As far as I'm concerned, none of the Reps or Dems is worth the powder to blow them to hell; they're all just venal politicians. And I suspect we'll never see any better, because the type of person attracted to politics is highly suspect.

However, I usually end up voting Libertarian, since the ballot still lacks that little box I mentioned above, and the alternatives are unacceptable.

We're in big trouble, folks.

-- Norm Harrold (nharrold@terragon.com), February 25, 2000.

"That ... would prevent the "winner" of the election from claiming a "mandate" or a "landslide". "

In theory, maybe. But it didn't stop the Democrats for claiming a landslide in 1996 with less than half of the popular vote, or a "mandate" in 1998 when a majority of congressional districts elected Republicans to represent them.

-- Markus Archus (m@rkus.archus), February 25, 2000.

Yes, McCain, Bush, Bradley, Gore are all stamped with the CFR seal of approval. But the New World Order is afraid of Buchanan, because they don't control him (yet). So third party is the way to go. Throw all the corrupt bumbs out. And yes, vote on the local races - keep good people in control in your city, county and state.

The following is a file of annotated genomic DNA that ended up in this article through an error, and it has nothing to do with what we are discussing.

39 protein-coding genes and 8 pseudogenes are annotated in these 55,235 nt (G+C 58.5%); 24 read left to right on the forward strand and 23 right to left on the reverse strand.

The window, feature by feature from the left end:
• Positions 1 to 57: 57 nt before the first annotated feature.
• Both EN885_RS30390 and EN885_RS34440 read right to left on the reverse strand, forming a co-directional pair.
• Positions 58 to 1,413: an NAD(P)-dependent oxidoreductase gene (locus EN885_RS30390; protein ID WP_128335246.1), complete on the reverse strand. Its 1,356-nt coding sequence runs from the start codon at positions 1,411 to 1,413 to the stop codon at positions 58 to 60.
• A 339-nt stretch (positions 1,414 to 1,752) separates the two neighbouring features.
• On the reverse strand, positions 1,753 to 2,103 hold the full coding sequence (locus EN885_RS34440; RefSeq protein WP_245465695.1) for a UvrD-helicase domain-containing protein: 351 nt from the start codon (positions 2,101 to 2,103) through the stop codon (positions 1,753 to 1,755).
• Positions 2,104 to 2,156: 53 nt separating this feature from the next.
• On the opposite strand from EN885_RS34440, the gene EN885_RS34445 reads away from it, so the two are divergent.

-- Y2kObserver (Y2kObserver@nowhere.com), February 25, 2000.

Alan Keyes is running in the Republican primary. The media and the party are trying to ignore him, so you won't hear much about him.

Alan Keyes is an American, not a one-worlder. He understands the legacy of America perhaps better than any of the others. And he is a man of integrity and honesty.

Can he win? We don't know. People who have never heard of him are unlikely to vote for him. But he is one candidate who is worth the effort it takes to examine.



-- gene (ekbaker@essex1.com), February 25, 2000.

Excuse me, but until they stay out of MY body, MY spirituality, and MY house - they won't get my vote.

-- Sheri (wncy2k@nccn.net), February 25, 2000.

By all means, participate in your local elections -- even run for city council, mayor, etc. Vote for independents wherever and whenever they truly reflect your views, whatever they are, whether or not they can "win".